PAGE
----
In 2021, following the franchise’s worst performance in it’s 26-year history, the Jacksonville Jaguars finally got serious. They used that No. 1 overall draft pick on quarterback Trevor Lawrence, and got rid of coach Doug Marrone, who took them to an AFC Championship game in 2018. Owner Shad Khan went for a big name to replace him — college football coaching legend Urban Meyer. Great name to go with the marquee draft pick, except the Khans made a gigantic mistake. For a rookie effort on a subpar team, Lawrence was fine, but with Meyer they forgot the one rule of capitalism: unsuccessful organizations can’t align themselves with rotten people.
There are plenty of rotten people doing well in America. The people who run the prison-industrial complex, the banking industry, which in the 2020s is still getting sued for discrimination, and hell, the way it’s looking now, Donald Trump might become the only president besides Grover Cleveland to get voted out after a first term and then win again four years later.
Meyer is not the most rotten person in America, but that’s like saying fudge is sweeter than ice cream — both can still ruin your teeth. He had the job of his dreams at Ohio State, but had to step down. Why? Because he rehired a domestic abuser from his days at Florida.
Perhaps three years after that fiasco, perhaps Meyer, as a 57-year-old man, had learned his lesson. It quickly became clear that was not the case, though, as the Urban era began in Duval. He hired a strength coach who had been fired from Iowa — where he was the highest-paid strength coach in America — after he was accused of making racist statements against his players. Meyer, a leader of professionals, decided to hire that person. Chris Doyle resigned less than 48 hours after signing on with the team in February.
Instead of humbling himself and trying to coach the Jaguars in a way to build some credibility, he proceeded to run his team in a way that mirrored a saying from the great philosopher Eric Cartman: “Whatever, I’ll do what I want.”
Meyer brought in Tim Tebow of ESPN and minor league baseball fame to play tight end, a position he’d never played before. Remember watching Tebow try to block in the preseason? College basketball players converting to tight end have struggled while learning to block, but yikes. Also, they can high point footballs in the end zone, which can help negate blocking struggles.
Before the regular season, to help Meyer make decisions on cuts, he brought in a system with him from his college days called “winners and losers.” This evaluation process charts how many times a player wins and loses in one-on-one drills, a record Meyer would then factor into his cut-making process, just like how he organized his depth chart in college.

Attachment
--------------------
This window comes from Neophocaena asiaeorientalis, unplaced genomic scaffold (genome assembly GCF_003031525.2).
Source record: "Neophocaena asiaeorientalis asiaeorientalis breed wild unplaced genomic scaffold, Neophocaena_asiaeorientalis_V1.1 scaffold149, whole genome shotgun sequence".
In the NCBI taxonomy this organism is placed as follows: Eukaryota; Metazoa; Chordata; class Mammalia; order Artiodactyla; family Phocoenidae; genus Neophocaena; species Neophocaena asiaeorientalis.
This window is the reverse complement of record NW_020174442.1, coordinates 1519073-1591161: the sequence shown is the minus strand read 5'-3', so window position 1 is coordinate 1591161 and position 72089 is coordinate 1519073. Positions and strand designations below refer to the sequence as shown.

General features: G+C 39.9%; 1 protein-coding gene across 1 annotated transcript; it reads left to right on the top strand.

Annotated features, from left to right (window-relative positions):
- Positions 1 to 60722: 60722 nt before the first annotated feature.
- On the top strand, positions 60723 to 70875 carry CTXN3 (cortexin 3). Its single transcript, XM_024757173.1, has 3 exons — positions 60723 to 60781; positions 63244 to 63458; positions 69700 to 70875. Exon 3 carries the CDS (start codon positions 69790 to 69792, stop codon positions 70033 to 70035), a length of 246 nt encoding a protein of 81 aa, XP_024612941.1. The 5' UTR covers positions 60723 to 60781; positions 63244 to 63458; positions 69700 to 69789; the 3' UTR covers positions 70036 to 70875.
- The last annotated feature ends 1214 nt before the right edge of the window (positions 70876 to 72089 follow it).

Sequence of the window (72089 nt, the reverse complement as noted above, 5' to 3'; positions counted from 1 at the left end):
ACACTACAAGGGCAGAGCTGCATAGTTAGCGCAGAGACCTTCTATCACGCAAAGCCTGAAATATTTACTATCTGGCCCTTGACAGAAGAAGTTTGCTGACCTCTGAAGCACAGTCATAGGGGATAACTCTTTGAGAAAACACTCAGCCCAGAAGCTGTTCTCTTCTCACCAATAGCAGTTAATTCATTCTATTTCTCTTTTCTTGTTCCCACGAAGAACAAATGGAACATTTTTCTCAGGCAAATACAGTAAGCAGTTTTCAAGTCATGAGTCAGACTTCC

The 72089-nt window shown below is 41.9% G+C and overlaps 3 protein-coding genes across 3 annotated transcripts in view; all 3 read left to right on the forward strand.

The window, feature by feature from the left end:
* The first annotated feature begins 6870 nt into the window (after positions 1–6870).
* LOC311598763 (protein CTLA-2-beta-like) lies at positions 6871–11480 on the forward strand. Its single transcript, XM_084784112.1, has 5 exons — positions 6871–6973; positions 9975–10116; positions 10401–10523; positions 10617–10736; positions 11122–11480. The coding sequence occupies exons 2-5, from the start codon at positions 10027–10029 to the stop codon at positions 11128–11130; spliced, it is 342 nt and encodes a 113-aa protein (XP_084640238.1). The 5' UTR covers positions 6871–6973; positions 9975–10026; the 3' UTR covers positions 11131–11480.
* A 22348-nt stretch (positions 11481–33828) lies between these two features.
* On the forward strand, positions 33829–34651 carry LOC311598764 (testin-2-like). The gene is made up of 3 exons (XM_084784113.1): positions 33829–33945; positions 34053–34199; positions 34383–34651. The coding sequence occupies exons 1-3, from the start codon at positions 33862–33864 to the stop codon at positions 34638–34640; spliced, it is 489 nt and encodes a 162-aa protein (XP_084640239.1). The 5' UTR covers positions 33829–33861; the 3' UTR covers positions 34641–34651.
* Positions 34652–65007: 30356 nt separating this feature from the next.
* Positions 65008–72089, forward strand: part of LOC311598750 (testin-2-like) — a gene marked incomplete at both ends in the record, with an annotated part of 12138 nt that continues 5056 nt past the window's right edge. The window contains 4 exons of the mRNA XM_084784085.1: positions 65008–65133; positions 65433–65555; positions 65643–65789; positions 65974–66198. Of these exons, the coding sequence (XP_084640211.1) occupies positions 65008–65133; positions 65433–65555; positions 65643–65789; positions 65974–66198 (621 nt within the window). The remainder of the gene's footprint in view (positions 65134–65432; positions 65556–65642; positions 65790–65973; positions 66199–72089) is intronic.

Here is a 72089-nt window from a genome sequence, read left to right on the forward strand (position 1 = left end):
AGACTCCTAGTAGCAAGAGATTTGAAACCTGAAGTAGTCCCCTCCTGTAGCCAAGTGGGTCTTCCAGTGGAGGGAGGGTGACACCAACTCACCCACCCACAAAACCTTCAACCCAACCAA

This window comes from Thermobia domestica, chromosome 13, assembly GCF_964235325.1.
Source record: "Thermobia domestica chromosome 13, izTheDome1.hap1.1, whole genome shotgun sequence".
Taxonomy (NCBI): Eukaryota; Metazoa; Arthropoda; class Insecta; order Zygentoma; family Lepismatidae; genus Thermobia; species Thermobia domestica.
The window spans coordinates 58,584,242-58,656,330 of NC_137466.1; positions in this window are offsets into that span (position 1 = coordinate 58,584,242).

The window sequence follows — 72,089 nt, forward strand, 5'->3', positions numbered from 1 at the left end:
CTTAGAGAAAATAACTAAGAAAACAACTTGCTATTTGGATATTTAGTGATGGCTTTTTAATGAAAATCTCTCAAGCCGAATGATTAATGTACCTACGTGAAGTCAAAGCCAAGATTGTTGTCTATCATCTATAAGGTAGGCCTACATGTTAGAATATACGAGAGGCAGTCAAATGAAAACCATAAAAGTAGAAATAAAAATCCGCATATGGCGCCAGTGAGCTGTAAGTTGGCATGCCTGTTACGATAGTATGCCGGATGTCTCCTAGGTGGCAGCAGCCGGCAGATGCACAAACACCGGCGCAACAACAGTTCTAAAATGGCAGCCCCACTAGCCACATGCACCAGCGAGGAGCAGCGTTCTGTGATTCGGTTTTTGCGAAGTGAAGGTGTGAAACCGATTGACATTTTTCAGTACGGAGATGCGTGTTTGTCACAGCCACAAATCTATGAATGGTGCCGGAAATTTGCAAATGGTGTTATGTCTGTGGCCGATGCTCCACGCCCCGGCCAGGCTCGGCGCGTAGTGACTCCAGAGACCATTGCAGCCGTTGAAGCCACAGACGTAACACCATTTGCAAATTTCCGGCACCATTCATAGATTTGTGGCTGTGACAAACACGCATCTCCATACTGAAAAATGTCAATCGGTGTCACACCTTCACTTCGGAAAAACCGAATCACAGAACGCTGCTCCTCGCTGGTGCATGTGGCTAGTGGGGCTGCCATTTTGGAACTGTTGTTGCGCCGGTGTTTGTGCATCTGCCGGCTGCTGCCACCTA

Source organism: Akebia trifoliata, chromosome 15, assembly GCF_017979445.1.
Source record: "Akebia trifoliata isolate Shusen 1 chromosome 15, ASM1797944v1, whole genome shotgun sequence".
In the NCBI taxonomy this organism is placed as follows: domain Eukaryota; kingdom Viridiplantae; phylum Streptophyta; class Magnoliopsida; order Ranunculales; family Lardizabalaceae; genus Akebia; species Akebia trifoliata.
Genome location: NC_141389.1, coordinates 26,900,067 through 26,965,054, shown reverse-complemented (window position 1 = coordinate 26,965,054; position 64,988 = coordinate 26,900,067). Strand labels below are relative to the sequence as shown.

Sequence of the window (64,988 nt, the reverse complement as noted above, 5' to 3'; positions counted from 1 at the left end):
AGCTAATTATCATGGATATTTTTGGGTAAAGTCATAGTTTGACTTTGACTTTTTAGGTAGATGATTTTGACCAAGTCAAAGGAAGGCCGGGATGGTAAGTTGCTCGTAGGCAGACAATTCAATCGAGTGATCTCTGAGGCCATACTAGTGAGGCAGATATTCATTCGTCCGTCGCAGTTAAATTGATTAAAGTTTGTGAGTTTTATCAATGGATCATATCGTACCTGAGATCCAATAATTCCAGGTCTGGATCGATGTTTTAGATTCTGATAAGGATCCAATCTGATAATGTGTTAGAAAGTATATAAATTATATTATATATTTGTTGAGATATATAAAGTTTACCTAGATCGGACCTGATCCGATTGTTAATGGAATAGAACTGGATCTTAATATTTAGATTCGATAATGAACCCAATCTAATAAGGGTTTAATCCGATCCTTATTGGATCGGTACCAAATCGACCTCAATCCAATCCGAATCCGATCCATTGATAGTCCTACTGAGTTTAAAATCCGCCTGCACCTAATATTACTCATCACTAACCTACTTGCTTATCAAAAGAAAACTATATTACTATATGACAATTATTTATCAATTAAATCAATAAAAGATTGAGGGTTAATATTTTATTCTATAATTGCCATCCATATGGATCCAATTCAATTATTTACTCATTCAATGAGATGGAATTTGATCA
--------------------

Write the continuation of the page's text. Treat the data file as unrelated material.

Meyer’s logic behind this: “I believe in, ‘what’s your record?’” he told ESPN’s Michael DiRocco. “Every man’s got a record. What is it? You are what your record [is]. If you lose a lot but you have a lot of potential, that’s not real good.
“Just over the course of my career, I can give you example after example [of players who] maybe they’re a little slow, but they just never lose.”
Yeah, every red flag was there, but the Khans were pot committed. They couldn’t fire this loon before the season started, so they simply had to hope Meyer would adjust to the game and not be such a dope.
We all know how that worked out. Not flying back with the team out of Ohio, getting photographed while appearing intoxicated and a woman who’s not his wife dancing in his lap, dry snitching on his quarterback to defend himself, berating coaches, kicking kickers, and just overall taking absolutely no inventory of himself nor his actions.
From Day 1 in Jacksonville, Meyer approached the job like Joe Clark in Lean on Me with a baseball bat. Except in that movie, Clark eventually learned that pissing off an entire town is not the best way to repair a bad organization. Meyer brought out so much ill will in Jacksonville that even though the Jaguars have doubled their win total from last year with three games remaining, Meyer didn’t even make it to Week 15.
I hope all you aspiring capitalists out there learned a valuable lesson from the Khan family’s mistake. If your organization is in a bad place, that’s not the time to put a rotten person in a leadership position, no matter how successful that person has been in the past. Your organization isn’t strong enough to handle a person like that, and you’ll find yourself in a position where your organization is even more embarrassing than it was immediately following a 1-15 season.